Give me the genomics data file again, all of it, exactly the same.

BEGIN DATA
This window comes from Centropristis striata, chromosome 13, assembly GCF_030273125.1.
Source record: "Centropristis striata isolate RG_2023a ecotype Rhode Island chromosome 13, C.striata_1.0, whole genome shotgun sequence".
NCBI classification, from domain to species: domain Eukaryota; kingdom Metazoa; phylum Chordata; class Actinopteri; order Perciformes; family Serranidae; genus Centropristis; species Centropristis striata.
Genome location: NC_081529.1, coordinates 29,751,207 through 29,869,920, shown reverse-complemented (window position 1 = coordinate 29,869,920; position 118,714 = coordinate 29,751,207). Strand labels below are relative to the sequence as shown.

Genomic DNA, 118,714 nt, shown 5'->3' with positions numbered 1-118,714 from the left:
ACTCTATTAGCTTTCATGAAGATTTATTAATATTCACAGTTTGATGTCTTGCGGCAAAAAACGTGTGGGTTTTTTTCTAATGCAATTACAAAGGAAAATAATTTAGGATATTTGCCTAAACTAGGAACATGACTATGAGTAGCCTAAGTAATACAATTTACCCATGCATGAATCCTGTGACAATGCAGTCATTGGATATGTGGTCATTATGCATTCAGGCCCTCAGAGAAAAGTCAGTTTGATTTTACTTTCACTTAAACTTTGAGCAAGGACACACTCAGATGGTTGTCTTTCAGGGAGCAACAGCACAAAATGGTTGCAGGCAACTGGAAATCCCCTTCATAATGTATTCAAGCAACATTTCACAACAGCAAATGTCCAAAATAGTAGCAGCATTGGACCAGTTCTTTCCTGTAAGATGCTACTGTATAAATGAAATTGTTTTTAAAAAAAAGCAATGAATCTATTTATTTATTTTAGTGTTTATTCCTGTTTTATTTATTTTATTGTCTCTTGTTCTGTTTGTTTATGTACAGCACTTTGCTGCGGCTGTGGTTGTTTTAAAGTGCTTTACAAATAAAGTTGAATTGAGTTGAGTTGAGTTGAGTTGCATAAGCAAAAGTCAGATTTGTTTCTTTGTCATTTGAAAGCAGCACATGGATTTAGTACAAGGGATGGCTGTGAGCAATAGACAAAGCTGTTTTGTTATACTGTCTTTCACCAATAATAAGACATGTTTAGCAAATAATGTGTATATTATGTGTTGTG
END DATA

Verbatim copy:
This window comes from Centropristis striata, chromosome 13, assembly GCF_030273125.1.
Source record: "Centropristis striata isolate RG_2023a ecotype Rhode Island chromosome 13, C.striata_1.0, whole genome shotgun sequence".
NCBI classification, from domain to species: domain Eukaryota; kingdom Metazoa; phylum Chordata; class Actinopteri; order Perciformes; family Serranidae; genus Centropristis; species Centropristis striata.
Genome location: NC_081529.1, coordinates 29,751,207 through 29,869,920, shown reverse-complemented (window position 1 = coordinate 29,869,920; position 118,714 = coordinate 29,751,207). Strand labels below are relative to the sequence as shown.

Genomic DNA, 118,714 nt, shown 5'->3' with positions numbered 1-118,714 from the left:
ACTCTATTAGCTTTCATGAAGATTTATTAATATTCACAGTTTGATGTCTTGCGGCAAAAAACGTGTGGGTTTTTTTCTAATGCAATTACAAAGGAAAATAATTTAGGATATTTGCCTAAACTAGGAACATGACTATGAGTAGCCTAAGTAATACAATTTACCCATGCATGAATCCTGTGACAATGCAGTCATTGGATATGTGGTCATTATGCATTCAGGCCCTCAGAGAAAAGTCAGTTTGATTTTACTTTCACTTAAACTTTGAGCAAGGACACACTCAGATGGTTGTCTTTCAGGGAGCAACAGCACAAAATGGTTGCAGGCAACTGGAAATCCCCTTCATAATGTATTCAAGCAACATTTCACAACAGCAAATGTCCAAAATAGTAGCAGCATTGGACCAGTTCTTTCCTGTAAGATGCTACTGTATAAATGAAATTGTTTTTAAAAAAAAGCAATGAATCTATTTATTTATTTTAGTGTTTATTCCTGTTTTATTTATTTTATTGTCTCTTGTTCTGTTTGTTTATGTACAGCACTTTGCTGCGGCTGTGGTTGTTTTAAAGTGCTTTACAAATAAAGTTGAATTGAGTTGAGTTGAGTTGAGTTGCATAAGCAAAAGTCAGATTTGTTTCTTTGTCATTTGAAAGCAGCACATGGATTTAGTACAAGGGATGGCTGTGAGCAATAGACAAAGCTGTTTTGTTATACTGTCTTTCACCAATAATAAGACATGTTTAGCAAATAATGTGTATATTATGTGTTGTG